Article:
Monday, April 22, 2013

Woodside Ramble 50k

I ran the Woodside 50k last weekend. It has taken me almost 2 months to come back from that nasty ankle issue I had back in February. While still a little sore after the 20th or so mile, I feel now it is as good as it is going to get. I can manage all the issues it presents me at this point. Since that injury I have made health the #1 priority over any fitness gains. I think I've turned the corner on that and really am starting to see the benefits of being healthy for an extended period of time. I'm now at almost 14 months of health and I have no intent on ending that anytime soon.

This 50k had a lot more climbing than I expected. I was shooting for a 6:30 race which would have been an hour faster than any trail 50k I've run to date. I left Reno Friday night and we got to Woodside around 8:30pm. A quick trip to Denny's for some fuel and back to the hotel and in bed by 10. My stress level has come down slightly since February and my sleeping habits have improved a bit. I actually got to sleep before midnight!

First off this race was 100% first rate. Completely marked, well stocked aid, tough as nails to run and a great vibe at the finish. A huge thanks to Inside Trail Racing (ITR) for the their efforts and giving the Reno runners a discount on the race.

As you can see there is really nothing flat on this course, long ups and downs were the name of the game this day. We started out climbing and within 25 minutes I realized I was in new territory. I was trying to take it easy but I kept finding myself starting to jog going up hill. I was not cursing the hills while I ran like I have so often, in fact I was actually catching people and passing them. I figured this was just early race jitters and my normal slow and steady would come back towards the middle parts of the race.

We got to the first aid station and I had just finally figured out the people I was running with were doing the 35k, this immediately sent up a red flag. I was running uphill with way I could keep up that pace so I better slow down. For the next 5-8 miles I settled into a very comfortable pace and tried to concentrate on eating and drinking. When we got to the next aid station I knew my time to shine was ahead of me. We had this massive 3-4 mile 1500 foot descent. I LOVE going downhill! I've been working on getting a fast tempo that allows me to recover and I set out down the hill. I passed about 15 people and at one point saw a 6:55 pace. I averaged between 7:45 to 8:15 on those miles and I new at this point nearly half way that I was having a good day. I also knew that what goes down must come back up on a loop course. I had a 4 mile slog back to the top so I reached down to grab a gel. Oh SNAP! I forgot to zip the pocket and I lost all my gels. I had not had one since the last aid station and would not get another till the next, so I'd be going almost 9 miles with no fuel. DAMN IT. I got a new waist pack 2 weeks ago and had not used it in a race, no other pack I have uses zippers and I just forgot this one did. Dumb move.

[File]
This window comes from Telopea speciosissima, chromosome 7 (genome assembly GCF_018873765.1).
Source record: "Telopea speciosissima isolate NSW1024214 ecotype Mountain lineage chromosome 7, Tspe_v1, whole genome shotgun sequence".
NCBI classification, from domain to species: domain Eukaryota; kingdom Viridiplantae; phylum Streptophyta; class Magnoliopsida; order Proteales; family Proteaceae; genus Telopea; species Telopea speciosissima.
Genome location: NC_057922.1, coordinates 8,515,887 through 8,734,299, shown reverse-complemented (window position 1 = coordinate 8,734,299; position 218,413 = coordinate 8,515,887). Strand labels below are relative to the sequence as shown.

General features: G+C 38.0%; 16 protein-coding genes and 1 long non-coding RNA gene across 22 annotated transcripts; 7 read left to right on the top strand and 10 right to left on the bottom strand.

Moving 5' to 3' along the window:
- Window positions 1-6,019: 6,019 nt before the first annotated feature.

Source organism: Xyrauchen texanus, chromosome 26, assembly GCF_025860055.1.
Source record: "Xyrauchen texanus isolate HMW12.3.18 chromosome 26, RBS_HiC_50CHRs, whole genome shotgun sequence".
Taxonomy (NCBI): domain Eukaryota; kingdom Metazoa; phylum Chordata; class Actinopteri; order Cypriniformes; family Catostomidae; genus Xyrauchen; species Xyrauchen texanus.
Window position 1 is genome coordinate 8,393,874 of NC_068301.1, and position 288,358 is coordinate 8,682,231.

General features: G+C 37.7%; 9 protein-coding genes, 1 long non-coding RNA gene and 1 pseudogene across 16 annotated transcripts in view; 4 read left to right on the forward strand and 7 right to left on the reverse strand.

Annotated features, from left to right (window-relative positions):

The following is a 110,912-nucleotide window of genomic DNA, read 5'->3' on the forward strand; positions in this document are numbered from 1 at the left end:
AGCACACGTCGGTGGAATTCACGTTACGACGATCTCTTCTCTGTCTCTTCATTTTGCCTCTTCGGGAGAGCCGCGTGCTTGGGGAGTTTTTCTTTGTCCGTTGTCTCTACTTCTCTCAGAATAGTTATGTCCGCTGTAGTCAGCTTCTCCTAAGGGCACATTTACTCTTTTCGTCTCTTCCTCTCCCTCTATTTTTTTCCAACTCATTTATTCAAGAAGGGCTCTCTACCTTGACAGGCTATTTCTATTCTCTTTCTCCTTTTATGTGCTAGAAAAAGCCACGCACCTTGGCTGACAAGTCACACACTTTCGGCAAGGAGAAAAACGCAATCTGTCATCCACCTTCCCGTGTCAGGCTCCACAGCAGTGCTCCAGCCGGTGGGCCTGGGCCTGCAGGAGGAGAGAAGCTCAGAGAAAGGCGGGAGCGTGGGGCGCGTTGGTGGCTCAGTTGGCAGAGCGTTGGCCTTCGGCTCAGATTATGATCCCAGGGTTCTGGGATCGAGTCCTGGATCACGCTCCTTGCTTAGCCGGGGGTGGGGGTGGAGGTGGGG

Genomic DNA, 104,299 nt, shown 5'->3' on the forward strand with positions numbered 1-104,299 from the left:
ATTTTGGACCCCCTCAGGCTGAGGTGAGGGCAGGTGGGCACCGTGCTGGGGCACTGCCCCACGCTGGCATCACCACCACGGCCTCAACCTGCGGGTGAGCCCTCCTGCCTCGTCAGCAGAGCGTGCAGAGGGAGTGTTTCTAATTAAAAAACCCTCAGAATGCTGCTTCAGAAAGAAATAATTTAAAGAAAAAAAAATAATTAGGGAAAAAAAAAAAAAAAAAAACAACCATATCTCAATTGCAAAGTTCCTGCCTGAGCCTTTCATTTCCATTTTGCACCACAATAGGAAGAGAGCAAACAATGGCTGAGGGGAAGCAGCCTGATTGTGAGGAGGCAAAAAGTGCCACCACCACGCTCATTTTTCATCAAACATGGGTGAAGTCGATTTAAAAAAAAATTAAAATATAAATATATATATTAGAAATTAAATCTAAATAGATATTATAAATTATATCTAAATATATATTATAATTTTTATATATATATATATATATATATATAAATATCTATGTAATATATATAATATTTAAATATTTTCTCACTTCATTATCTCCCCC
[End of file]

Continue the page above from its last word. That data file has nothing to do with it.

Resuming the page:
Starting back up the hill I see this woman running back at me waving her hands yelling we are going the wrong way. I asked if she was sure and she assured me she had just been over a half mile with no markings. I could not comprehend this as I had just seen one. Turns out she missed a marker and was mistaken but it took about 5 minutes of backtracking to figure it all out. Once back in the right direction and heading up the hill I got that feeling again. "I can jog some of this" I thought to myself. "OK to that tree then walk", I said. I repeated this over and over, it resulted in me running probably 75% of that hill and passing many people. I got to the top elated. I hit the aid station inquired about where I was in the race and they said top 25 or so.

That news got me all jacked up and I took off from that aid stop well fed but starting to feel the effects of the lost Gels an hour earlier. I knew I had about 30 minutes before a huge crash which would last about another 30 minutes. I tried to eat but I got to the point where I had more in my gut than I could digest, so I knew at that point all I could do was ride out the low point. I got passed shortly after by two older gentlemen who clearly had been holding back the first 25 miles.